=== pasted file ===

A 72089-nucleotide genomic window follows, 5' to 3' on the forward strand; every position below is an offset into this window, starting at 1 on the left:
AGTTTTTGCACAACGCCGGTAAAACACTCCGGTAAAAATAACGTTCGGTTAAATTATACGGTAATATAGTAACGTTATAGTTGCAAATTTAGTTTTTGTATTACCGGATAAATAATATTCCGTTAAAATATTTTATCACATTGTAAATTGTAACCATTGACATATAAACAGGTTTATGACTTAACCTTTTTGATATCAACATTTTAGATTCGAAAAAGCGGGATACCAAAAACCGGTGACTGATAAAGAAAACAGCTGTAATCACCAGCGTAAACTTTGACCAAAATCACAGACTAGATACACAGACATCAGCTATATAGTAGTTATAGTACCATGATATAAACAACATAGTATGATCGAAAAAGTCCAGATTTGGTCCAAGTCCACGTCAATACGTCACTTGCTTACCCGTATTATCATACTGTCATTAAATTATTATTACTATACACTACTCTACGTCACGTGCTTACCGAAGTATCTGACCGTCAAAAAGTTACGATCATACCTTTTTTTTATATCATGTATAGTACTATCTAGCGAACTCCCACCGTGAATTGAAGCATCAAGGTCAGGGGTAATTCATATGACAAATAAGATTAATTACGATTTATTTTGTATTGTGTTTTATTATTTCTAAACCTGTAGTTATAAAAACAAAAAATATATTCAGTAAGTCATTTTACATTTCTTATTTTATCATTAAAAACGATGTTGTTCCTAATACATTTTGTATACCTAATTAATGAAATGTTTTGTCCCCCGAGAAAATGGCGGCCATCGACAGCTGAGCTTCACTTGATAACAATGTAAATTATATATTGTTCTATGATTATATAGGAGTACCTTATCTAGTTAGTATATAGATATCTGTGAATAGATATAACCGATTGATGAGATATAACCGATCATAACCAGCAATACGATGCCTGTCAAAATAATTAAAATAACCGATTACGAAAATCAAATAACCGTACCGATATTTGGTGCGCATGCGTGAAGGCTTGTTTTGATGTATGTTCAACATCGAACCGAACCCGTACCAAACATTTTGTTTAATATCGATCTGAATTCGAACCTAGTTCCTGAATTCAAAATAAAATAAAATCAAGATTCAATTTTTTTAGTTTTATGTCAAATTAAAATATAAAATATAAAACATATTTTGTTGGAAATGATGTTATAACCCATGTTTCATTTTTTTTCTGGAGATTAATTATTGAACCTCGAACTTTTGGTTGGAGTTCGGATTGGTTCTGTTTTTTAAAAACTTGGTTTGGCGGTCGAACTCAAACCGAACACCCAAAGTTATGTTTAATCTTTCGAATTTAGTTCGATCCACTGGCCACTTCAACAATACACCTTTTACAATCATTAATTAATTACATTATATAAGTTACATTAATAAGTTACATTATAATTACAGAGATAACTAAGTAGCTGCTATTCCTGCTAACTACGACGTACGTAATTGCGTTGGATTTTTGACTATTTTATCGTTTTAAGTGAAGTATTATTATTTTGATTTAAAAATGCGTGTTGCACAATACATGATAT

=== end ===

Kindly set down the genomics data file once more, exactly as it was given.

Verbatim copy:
A 72089-nucleotide genomic window follows, 5' to 3' on the forward strand; every position below is an offset into this window, starting at 1 on the left:
AGTTTTTGCACAACGCCGGTAAAACACTCCGGTAAAAATAACGTTCGGTTAAATTATACGGTAATATAGTAACGTTATAGTTGCAAATTTAGTTTTTGTATTACCGGATAAATAATATTCCGTTAAAATATTTTATCACATTGTAAATTGTAACCATTGACATATAAACAGGTTTATGACTTAACCTTTTTGATATCAACATTTTAGATTCGAAAAAGCGGGATACCAAAAACCGGTGACTGATAAAGAAAACAGCTGTAATCACCAGCGTAAACTTTGACCAAAATCACAGACTAGATACACAGACATCAGCTATATAGTAGTTATAGTACCATGATATAAACAACATAGTATGATCGAAAAAGTCCAGATTTGGTCCAAGTCCACGTCAATACGTCACTTGCTTACCCGTATTATCATACTGTCATTAAATTATTATTACTATACACTACTCTACGTCACGTGCTTACCGAAGTATCTGACCGTCAAAAAGTTACGATCATACCTTTTTTTTATATCATGTATAGTACTATCTAGCGAACTCCCACCGTGAATTGAAGCATCAAGGTCAGGGGTAATTCATATGACAAATAAGATTAATTACGATTTATTTTGTATTGTGTTTTATTATTTCTAAACCTGTAGTTATAAAAACAAAAAATATATTCAGTAAGTCATTTTACATTTCTTATTTTATCATTAAAAACGATGTTGTTCCTAATACATTTTGTATACCTAATTAATGAAATGTTTTGTCCCCCGAGAAAATGGCGGCCATCGACAGCTGAGCTTCACTTGATAACAATGTAAATTATATATTGTTCTATGATTATATAGGAGTACCTTATCTAGTTAGTATATAGATATCTGTGAATAGATATAACCGATTGATGAGATATAACCGATCATAACCAGCAATACGATGCCTGTCAAAATAATTAAAATAACCGATTACGAAAATCAAATAACCGTACCGATATTTGGTGCGCATGCGTGAAGGCTTGTTTTGATGTATGTTCAACATCGAACCGAACCCGTACCAAACATTTTGTTTAATATCGATCTGAATTCGAACCTAGTTCCTGAATTCAAAATAAAATAAAATCAAGATTCAATTTTTTTAGTTTTATGTCAAATTAAAATATAAAATATAAAACATATTTTGTTGGAAATGATGTTATAACCCATGTTTCATTTTTTTTCTGGAGATTAATTATTGAACCTCGAACTTTTGGTTGGAGTTCGGATTGGTTCTGTTTTTTAAAAACTTGGTTTGGCGGTCGAACTCAAACCGAACACCCAAAGTTATGTTTAATCTTTCGAATTTAGTTCGATCCACTGGCCACTTCAACAATACACCTTTTACAATCATTAATTAATTACATTATATAAGTTACATTAATAAGTTACATTATAATTACAGAGATAACTAAGTAGCTGCTATTCCTGCTAACTACGACGTACGTAATTGCGTTGGATTTTTGACTATTTTATCGTTTTAAGTGAAGTATTATTATTTTGATTTAAAAATGCGTGTTGCACAATACATGATAT